I've done everything I can to soften the loss of my hair, but staring at it in the mirror and noticing how good it's looking at the moment- nah. It's going to fall out. Dr Mumbles assured me it would. No getting round it, no hope. Try to forget it, for now.

People tell me that the nausea drugs are much better these days. And then Dr Mumbles tells me I almost certainly will feel nauseated, and I'll probably throw up. And I'll probably have constant diarrhoea.

Oh great. Eighteen weeks of that?

I've bought the Maxolon. I've bought the Immodium. The freezer's got lots of pre-made meals in it, thanks to cousin Nancy. Not a lot more left for me to do to displace the anxiety, so I just think about what's coming and feel like crap already.

I'm running out of try.

Most of all, I don't want to think about losing my mind to the syndrome known as 'chemo brain'; if that happens to me, especially if it happens permanently, you may well see me heading for the exit. I'm acknowledging that it's a possibility, but I have to try not to dwell on that stuff- even if I'm right out of try. Dwelling on what might happen isn't helping me to cope.

So I pick up The House at Pooh Corner. Winnie the Pooh has wise advice on worry, as Jools kindly reminded me some time ago as I waited for yet another terrifying round of results. Walking through the Hundred Acre Wood on a blusterous day, Piglet says:

"Supposing a tree fell down, Pooh, when we were underneath it?"

And Pooh replies, after careful thought:

"Supposing it didn't."

Supposing I got memory loss and confusion? Supposing I couldn't string my words together any more like pearls on a string, the way I can now? Supposing it turned out that my blogging, the best crutch I own to get me out the other side of this, disintegrated into a worthless mass of disorganised thought?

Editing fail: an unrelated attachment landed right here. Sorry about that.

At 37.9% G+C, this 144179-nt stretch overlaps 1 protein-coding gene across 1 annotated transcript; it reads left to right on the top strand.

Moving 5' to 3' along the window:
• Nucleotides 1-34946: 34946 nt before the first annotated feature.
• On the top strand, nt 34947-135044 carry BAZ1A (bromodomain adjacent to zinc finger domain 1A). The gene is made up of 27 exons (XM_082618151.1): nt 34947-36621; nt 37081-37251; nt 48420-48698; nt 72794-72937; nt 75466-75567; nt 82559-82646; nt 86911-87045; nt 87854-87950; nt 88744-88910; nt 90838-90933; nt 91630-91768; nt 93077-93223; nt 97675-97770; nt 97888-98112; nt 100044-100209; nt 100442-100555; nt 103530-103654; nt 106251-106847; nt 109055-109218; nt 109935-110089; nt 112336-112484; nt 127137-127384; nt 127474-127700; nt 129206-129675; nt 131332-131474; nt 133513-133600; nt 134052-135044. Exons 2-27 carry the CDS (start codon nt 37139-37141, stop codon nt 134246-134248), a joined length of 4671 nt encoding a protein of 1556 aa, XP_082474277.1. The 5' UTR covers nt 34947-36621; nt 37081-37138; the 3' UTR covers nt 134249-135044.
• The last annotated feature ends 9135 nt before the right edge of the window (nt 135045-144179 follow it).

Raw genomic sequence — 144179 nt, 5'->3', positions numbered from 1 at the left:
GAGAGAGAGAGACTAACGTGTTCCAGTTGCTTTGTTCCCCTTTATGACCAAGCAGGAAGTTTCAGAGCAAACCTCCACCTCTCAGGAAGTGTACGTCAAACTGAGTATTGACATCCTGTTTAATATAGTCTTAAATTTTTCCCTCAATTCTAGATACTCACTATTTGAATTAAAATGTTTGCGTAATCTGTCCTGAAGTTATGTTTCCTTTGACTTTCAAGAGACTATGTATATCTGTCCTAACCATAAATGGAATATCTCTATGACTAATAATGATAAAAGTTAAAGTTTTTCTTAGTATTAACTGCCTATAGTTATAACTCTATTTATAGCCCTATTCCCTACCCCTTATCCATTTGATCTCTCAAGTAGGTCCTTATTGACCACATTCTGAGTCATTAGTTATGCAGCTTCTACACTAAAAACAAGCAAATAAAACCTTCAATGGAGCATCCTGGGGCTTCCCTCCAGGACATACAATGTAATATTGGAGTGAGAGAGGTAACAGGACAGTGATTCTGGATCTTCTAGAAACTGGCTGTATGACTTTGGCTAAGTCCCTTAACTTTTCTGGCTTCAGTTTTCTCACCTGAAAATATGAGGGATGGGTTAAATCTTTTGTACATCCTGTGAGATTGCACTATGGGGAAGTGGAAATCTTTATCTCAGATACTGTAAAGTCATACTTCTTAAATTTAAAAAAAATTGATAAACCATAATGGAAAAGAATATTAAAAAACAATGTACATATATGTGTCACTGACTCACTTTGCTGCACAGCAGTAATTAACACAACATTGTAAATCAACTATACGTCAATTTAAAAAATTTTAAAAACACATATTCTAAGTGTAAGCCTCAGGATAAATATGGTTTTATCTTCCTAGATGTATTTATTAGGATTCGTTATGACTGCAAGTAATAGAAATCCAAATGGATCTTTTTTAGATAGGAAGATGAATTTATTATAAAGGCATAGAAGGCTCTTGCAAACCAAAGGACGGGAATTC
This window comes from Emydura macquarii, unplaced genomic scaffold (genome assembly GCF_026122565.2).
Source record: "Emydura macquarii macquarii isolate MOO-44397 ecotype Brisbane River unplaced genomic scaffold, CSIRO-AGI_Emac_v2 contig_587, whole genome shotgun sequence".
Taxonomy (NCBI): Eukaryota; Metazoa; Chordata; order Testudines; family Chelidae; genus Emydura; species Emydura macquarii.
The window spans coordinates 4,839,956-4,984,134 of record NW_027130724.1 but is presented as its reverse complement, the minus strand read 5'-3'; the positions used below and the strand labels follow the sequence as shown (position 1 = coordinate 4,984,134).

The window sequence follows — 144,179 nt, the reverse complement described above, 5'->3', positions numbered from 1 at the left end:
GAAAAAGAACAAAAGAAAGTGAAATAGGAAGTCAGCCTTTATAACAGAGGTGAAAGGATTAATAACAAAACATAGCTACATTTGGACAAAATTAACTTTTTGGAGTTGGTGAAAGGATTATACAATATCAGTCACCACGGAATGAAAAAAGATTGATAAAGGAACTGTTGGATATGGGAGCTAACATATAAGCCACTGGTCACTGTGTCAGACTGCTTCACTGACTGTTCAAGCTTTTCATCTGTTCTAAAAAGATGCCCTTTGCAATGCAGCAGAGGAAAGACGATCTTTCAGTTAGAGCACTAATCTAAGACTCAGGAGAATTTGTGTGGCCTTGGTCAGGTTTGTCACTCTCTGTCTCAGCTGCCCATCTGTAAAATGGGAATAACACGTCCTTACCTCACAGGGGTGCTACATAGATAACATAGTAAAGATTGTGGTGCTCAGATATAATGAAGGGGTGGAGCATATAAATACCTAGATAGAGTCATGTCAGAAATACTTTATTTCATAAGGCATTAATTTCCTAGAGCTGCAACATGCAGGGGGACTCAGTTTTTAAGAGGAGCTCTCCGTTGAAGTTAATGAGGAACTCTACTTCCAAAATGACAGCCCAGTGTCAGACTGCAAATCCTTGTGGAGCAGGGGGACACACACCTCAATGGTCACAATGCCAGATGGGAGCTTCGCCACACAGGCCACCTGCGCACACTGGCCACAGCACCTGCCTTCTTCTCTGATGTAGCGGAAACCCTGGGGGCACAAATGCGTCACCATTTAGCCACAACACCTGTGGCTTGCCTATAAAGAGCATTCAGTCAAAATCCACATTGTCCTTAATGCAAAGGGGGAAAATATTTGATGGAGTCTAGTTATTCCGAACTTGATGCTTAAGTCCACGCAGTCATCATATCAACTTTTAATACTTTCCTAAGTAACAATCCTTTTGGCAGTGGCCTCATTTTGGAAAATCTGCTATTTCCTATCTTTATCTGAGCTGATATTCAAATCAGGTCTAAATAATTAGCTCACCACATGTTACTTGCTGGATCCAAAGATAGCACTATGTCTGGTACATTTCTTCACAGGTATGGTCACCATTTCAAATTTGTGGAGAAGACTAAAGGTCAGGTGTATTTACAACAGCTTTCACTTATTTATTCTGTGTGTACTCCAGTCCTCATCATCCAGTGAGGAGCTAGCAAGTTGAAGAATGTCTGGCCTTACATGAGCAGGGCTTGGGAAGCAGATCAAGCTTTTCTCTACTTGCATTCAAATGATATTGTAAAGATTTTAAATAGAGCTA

Supposing it didn't.


Even seemingly innocuous activities can rear up and bite me. Looking through all my old photos this morning, while I was trying to find the perfect shot of a red rose that I swore I had somewhere in the files, I got myself thoroughly depressed.

Here I am, a month before I was diagnosed. Two months before. A year before. So carefree. So full of plans.

What if I'd had that mammogram back then?

Here I am all dressed up to go out, showing the cleavage I don't have any more.

There I am doing some heavy work in the garden, or helping move the logs for our extension. I can't do that with a lymphoedema-prone arm. That part of my life is closed now.

And that reminds me that I don't like the restrictions. I hate them. I don't want to do a zillion massages and exercises and stretches every single morning for the rest of my life. I don't want to be careful of my arm. I never wearing gardening gloves. I've always been haphazard about wearing insect repellant and keeping out of the sun. That has never been who I am.